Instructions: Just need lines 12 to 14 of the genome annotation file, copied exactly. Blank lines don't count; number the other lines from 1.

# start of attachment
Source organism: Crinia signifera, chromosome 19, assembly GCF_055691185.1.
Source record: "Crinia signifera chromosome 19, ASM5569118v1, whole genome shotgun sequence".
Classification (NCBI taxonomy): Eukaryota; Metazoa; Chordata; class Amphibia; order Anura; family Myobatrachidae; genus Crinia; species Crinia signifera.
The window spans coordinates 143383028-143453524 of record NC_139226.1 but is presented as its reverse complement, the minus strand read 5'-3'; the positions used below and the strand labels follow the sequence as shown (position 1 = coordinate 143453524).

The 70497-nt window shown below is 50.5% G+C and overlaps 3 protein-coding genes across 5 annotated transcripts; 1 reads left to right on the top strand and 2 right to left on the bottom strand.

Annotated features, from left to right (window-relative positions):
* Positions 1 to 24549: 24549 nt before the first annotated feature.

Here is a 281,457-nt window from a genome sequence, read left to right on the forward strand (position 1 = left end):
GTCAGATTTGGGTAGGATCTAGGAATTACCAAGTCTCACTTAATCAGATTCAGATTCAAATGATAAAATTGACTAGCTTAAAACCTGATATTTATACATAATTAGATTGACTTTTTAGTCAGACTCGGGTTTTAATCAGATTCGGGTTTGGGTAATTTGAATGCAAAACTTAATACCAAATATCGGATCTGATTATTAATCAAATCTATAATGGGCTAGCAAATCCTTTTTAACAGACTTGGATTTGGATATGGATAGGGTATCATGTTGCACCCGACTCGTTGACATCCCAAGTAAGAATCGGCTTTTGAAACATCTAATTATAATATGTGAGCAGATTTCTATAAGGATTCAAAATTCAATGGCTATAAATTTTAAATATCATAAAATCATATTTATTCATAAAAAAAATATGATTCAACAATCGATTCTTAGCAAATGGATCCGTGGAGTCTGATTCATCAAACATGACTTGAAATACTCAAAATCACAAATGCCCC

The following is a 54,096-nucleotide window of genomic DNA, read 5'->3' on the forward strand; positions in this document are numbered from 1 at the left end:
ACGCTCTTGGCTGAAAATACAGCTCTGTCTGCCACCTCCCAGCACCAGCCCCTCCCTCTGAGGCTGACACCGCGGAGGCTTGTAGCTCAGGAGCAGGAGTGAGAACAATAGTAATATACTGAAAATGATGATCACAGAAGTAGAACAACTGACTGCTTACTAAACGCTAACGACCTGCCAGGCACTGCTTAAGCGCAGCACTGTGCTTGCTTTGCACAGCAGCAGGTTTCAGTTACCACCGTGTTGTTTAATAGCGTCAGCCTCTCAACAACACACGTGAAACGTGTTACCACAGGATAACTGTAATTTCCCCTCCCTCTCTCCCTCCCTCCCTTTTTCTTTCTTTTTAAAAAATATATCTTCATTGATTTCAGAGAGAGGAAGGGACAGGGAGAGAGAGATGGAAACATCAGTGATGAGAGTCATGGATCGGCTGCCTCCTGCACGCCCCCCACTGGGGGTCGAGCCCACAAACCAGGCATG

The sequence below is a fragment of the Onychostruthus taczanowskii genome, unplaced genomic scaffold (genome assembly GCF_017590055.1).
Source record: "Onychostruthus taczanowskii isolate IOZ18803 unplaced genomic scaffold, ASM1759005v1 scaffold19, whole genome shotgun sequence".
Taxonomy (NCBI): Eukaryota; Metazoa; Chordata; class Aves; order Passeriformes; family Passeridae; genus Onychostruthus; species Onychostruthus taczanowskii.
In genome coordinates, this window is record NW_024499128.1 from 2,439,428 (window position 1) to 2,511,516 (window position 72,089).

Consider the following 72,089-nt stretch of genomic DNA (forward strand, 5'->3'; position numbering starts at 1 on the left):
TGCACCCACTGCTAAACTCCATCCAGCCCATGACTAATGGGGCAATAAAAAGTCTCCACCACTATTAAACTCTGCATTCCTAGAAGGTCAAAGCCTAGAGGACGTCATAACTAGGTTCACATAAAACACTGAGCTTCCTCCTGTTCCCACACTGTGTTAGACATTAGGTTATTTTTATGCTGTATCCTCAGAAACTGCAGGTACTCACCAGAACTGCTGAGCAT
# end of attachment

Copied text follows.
The sequence below is a fragment of the Onychostruthus taczanowskii genome, unplaced genomic scaffold (genome assembly GCF_017590055.1).
Source record: "Onychostruthus taczanowskii isolate IOZ18803 unplaced genomic scaffold, ASM1759005v1 scaffold19, whole genome shotgun sequence".
Taxonomy (NCBI): Eukaryota; Metazoa; Chordata; class Aves; order Passeriformes; family Passeridae; genus Onychostruthus; species Onychostruthus taczanowskii.